So, there's some other things that you could do to keep two feet on the ground while you're in that honeymoon phase. One, definitely space out your dates. Two, journal. We've already talked about these. The third thing is, is to maintain or schedule intentionally dates with family and friends.


Sometimes it's easy for us to get so wrapped up in the daydreaming about the person that we really lose touch with our other goals. We lose touch with the things that were important before that person came into our lives. So, when you hang out with friends, when you can reconnect with your family, it almost brings you back to the person that they know.


It's like in a weird way, your identity is a lot of times influenced by how people are treating you or perceiving you. So, stepping out of the identity that's created when you're with that person in the honeymoon phase and going back into the identity that is more you normally, you know, the solid, the more normal.


I don't know how else to say it, uh, that allows you to reconnect and to come back into your, um, your, your normal routine, I would say. Another thing that you can do is to carve out time in your schedule to work on passion projects. Because a lot of times we lose touch with our hobbies and we really, it's, it's just so tempting to make them our number one priority.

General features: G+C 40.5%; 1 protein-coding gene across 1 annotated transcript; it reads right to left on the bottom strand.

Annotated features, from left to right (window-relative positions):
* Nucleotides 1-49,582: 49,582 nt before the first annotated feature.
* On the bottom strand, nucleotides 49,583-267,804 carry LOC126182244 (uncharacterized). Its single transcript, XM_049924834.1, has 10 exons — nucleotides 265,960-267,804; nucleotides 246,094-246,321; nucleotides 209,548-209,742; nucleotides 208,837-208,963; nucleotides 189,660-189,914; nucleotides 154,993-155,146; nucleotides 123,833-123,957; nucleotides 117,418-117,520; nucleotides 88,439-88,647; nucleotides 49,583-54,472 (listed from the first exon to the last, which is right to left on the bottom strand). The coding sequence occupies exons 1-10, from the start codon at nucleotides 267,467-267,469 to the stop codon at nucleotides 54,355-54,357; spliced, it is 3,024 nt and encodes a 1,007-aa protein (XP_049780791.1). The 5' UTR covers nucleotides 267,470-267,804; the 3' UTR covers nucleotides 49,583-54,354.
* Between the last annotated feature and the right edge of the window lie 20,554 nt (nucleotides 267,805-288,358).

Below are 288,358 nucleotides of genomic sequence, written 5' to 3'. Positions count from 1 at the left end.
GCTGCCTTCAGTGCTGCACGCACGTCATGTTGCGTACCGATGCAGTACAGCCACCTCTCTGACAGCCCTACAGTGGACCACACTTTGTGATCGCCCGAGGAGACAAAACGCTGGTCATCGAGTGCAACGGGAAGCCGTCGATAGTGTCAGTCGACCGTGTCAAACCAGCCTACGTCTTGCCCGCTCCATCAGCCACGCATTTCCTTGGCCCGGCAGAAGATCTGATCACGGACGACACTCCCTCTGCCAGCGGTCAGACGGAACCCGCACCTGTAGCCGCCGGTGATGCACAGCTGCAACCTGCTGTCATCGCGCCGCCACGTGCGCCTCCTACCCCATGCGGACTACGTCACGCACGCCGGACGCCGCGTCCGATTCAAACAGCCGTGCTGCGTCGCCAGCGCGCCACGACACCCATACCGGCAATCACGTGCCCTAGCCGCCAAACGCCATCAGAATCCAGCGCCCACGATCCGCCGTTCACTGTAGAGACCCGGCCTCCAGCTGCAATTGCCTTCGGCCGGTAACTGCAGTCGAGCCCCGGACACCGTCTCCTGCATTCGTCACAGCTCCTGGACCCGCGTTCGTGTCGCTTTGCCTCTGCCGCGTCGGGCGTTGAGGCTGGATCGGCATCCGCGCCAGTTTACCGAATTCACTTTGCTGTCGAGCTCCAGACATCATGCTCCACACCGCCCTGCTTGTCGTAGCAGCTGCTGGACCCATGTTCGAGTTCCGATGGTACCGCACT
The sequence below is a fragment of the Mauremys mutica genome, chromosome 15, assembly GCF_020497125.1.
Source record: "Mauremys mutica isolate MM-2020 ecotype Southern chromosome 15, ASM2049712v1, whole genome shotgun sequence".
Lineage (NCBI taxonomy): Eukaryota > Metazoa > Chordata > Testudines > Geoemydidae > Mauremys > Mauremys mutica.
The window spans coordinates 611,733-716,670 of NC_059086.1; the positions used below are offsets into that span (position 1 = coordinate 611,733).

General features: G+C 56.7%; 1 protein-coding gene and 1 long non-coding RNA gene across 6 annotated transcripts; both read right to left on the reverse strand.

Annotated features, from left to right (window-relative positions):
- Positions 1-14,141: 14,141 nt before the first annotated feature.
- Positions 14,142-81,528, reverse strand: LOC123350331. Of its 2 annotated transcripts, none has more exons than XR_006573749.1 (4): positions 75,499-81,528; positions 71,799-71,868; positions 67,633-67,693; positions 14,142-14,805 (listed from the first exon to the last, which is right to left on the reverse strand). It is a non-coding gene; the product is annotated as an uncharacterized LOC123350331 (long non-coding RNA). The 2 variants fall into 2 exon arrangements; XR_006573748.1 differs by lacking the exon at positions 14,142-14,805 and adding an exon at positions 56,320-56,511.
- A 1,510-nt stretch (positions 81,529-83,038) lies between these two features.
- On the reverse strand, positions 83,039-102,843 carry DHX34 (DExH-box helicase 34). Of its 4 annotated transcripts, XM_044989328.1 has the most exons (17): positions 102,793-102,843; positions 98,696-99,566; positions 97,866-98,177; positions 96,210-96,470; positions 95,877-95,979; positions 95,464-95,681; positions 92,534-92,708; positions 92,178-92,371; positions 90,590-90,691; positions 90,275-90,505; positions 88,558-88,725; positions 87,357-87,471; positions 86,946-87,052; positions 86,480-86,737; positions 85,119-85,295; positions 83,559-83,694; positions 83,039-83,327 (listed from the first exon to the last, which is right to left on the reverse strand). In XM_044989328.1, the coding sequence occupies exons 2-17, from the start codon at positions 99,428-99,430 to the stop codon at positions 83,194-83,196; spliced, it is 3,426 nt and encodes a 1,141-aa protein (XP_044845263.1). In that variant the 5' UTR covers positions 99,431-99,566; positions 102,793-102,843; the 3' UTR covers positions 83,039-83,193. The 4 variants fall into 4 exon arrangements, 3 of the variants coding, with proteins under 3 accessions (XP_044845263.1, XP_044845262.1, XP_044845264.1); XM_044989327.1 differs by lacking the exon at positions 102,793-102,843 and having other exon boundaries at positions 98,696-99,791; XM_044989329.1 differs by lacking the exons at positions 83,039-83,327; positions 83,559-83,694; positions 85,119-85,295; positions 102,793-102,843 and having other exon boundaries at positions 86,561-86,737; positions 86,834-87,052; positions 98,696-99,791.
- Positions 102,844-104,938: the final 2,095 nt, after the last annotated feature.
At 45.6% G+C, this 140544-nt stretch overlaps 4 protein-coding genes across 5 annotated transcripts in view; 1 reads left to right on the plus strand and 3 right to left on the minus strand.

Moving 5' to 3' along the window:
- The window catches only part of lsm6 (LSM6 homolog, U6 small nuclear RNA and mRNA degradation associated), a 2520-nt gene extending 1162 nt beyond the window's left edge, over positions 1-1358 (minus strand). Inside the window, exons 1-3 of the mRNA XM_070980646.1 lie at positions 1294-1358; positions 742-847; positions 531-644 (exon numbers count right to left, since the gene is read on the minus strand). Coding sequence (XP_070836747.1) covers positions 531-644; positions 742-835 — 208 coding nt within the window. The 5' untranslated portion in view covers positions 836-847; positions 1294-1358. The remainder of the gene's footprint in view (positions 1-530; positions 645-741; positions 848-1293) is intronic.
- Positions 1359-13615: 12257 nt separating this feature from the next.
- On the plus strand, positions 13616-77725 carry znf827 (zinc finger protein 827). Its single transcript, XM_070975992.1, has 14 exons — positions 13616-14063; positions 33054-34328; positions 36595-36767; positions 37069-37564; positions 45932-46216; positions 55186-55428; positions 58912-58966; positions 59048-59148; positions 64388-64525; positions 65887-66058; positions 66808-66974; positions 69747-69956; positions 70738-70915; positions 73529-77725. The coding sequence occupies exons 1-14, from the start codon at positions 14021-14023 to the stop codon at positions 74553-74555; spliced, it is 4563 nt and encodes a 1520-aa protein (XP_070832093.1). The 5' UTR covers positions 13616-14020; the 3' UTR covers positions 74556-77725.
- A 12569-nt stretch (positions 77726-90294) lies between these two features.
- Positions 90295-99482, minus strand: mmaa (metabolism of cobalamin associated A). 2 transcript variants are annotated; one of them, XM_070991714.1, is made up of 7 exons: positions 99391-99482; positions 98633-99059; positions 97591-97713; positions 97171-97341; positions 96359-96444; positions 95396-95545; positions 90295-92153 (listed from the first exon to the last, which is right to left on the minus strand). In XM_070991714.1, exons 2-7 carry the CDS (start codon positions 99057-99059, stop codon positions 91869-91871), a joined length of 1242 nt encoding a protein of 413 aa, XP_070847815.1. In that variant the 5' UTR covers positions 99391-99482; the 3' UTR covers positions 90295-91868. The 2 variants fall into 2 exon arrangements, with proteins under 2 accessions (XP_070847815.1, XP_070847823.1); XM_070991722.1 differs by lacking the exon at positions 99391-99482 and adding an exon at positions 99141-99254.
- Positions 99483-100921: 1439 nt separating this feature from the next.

So, if you know that you love reading on the weekends, you know, maybe you're like me and before you go to bed, you like to read your book as you wind down, but you've been going out with them on the weekends. And by the time you get home, it's like two o'clock and you're like, I don't want to read. And then before you know it, you haven't touched your book in a month.

So, carve that time out and say, yes, I would love to have dinner with you, but I'm going to go home at 7:30 so that I can do my 37-year-old reading date.


Passionistas: And then when it does hit the stage where you are choosing to get more intimate with somebody, how can you bring this kind of intentional awareness?


Lauren: Well, I guess this is really, um, to each their own. I am actually a really pleasure positive person, but I also don't feel comfortable being intimate with someone that I don't feel safe with. So, for me, if I feel safe with someone, I might want to start things up maybe sooner than most people. I think that that's another opportunity for you to build intimacy.

For you to get to understand if you're able to meet each other's needs on that level. That's another piece of data. If you're entertaining bringing someone into your lifelong term. But I would say the baseline for any of this is to just be very clear on what it is you are expecting or needing throughout all of it.


And communicating that if those needs aren't met, or if someone's doing something to you or moving at a certain pace that's too fast for you, is to speak up whenever you feel like those boundaries have crossed. This is, again, why building your mindfulness skills is so important. Because the Lauren of like five years ago, I didn't even know what boundaries were.